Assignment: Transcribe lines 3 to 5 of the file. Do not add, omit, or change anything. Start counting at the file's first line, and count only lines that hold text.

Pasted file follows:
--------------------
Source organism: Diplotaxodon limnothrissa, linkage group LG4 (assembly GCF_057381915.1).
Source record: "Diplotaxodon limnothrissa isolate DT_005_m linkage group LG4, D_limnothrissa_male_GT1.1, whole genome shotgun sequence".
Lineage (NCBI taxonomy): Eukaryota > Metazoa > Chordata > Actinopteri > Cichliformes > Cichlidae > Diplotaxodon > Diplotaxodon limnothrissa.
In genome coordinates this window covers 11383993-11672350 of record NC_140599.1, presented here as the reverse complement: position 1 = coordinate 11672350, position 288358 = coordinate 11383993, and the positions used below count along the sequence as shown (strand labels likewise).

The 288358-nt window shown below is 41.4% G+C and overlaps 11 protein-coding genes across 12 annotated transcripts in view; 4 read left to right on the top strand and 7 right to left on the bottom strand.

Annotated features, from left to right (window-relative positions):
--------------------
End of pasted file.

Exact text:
Lineage (NCBI taxonomy): Eukaryota > Metazoa > Chordata > Actinopteri > Cichliformes > Cichlidae > Diplotaxodon > Diplotaxodon limnothrissa.
In genome coordinates this window covers 11383993-11672350 of record NC_140599.1, presented here as the reverse complement: position 1 = coordinate 11672350, position 288358 = coordinate 11383993, and the positions used below count along the sequence as shown (strand labels likewise).

The 288358-nt window shown below is 41.4% G+C and overlaps 11 protein-coding genes across 12 annotated transcripts in view; 4 read left to right on the top strand and 7 right to left on the bottom strand.